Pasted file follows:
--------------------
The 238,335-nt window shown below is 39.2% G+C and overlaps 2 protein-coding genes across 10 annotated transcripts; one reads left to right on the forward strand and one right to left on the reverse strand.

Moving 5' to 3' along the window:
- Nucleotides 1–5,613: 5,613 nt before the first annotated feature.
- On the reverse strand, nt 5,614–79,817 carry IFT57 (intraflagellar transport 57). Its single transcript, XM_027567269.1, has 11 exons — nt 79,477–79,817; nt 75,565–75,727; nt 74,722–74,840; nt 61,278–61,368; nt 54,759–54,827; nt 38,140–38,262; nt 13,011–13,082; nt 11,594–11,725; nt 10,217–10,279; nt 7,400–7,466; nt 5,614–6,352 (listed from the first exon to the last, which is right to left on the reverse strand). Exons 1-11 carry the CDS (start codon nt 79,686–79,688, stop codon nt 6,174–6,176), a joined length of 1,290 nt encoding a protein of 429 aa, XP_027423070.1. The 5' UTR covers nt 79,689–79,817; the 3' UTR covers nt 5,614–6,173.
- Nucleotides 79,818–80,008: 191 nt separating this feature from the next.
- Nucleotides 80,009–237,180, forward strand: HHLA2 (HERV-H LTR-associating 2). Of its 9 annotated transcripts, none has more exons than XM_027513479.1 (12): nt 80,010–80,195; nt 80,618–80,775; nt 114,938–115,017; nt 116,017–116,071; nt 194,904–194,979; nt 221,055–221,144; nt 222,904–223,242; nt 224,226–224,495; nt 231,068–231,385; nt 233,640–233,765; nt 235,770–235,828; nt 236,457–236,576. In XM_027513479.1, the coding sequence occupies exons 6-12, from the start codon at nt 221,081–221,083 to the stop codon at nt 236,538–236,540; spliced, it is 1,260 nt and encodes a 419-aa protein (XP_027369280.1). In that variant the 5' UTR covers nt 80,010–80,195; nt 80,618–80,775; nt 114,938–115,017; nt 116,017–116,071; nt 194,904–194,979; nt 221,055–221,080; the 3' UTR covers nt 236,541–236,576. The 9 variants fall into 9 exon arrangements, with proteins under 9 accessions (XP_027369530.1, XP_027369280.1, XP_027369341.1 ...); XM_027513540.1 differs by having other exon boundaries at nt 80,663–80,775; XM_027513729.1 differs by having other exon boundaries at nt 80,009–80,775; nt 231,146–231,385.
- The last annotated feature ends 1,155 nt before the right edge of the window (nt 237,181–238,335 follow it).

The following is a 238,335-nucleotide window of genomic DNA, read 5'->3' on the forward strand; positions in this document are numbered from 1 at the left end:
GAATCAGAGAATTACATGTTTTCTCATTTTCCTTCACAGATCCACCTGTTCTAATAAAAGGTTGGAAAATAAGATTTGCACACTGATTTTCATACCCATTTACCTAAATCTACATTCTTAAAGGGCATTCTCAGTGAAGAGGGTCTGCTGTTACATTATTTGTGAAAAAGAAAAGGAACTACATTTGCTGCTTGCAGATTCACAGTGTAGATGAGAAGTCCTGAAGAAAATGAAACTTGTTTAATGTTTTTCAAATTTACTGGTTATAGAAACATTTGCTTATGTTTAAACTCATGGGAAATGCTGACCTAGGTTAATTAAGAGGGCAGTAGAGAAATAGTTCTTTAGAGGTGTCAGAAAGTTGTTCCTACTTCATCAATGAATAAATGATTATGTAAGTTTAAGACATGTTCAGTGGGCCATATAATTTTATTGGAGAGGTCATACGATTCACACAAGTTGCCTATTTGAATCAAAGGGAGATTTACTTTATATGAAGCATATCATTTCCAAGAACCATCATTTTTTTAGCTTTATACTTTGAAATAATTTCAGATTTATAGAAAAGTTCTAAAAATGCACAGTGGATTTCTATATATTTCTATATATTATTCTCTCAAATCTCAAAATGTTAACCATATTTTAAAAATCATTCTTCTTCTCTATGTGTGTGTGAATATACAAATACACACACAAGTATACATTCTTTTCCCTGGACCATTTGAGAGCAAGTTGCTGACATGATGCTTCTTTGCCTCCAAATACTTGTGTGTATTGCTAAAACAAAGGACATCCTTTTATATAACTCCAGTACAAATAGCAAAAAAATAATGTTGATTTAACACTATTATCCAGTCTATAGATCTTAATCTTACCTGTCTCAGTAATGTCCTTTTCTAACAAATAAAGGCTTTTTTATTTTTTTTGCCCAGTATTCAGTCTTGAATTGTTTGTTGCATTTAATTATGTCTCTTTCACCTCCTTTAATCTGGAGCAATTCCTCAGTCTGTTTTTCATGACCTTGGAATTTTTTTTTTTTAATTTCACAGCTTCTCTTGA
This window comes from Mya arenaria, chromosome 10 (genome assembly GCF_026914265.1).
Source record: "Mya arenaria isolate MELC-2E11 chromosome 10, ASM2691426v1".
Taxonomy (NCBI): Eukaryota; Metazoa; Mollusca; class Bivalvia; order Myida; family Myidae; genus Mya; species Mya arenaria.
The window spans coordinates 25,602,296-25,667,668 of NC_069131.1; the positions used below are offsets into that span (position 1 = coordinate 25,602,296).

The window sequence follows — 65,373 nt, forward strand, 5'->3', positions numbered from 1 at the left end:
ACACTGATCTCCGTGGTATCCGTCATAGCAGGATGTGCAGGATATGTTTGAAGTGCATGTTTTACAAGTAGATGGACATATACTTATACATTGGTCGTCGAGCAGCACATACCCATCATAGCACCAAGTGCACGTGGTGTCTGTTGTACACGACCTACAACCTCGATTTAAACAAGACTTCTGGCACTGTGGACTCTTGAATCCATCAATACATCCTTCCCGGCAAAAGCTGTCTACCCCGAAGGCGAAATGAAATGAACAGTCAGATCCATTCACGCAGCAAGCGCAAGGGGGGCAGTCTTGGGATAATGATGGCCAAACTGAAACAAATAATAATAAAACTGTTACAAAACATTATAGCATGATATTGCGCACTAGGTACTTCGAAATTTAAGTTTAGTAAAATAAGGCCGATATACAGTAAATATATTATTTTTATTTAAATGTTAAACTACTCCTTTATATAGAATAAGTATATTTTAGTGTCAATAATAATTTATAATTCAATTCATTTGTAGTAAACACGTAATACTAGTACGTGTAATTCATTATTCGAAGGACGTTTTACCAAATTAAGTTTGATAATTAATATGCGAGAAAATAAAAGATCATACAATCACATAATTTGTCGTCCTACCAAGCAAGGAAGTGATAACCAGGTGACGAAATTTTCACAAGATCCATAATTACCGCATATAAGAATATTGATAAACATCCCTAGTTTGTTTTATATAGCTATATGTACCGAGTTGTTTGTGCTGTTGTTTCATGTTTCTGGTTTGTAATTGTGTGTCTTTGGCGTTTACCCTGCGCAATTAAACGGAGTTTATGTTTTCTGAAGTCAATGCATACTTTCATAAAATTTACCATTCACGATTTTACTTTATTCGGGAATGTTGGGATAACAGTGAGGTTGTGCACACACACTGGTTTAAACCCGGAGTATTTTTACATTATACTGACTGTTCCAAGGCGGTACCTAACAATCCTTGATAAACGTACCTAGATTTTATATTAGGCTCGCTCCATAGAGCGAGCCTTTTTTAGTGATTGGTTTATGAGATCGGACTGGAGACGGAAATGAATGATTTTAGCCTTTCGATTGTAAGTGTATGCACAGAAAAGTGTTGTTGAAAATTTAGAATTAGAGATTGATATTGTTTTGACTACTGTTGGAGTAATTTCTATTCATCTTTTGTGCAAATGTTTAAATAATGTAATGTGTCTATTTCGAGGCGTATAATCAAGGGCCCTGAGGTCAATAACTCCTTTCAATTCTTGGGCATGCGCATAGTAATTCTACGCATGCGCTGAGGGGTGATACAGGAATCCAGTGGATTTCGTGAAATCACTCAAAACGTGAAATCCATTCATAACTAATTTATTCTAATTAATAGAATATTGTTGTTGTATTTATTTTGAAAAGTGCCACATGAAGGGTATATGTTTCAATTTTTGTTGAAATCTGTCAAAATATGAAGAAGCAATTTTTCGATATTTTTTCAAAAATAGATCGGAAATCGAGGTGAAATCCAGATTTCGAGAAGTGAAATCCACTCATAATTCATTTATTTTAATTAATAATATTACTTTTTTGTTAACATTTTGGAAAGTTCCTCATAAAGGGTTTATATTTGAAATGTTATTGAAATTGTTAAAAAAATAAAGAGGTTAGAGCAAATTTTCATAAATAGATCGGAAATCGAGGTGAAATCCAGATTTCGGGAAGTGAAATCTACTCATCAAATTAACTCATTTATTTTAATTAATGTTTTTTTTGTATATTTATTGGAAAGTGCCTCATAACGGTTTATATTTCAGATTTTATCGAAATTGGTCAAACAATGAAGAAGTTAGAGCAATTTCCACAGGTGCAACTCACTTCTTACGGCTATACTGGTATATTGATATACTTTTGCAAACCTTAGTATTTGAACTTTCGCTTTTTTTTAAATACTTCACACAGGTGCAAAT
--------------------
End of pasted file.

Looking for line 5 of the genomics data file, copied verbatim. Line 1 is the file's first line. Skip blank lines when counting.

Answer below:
- Nucleotides 79,818–80,008: 191 nt separating this feature from the next.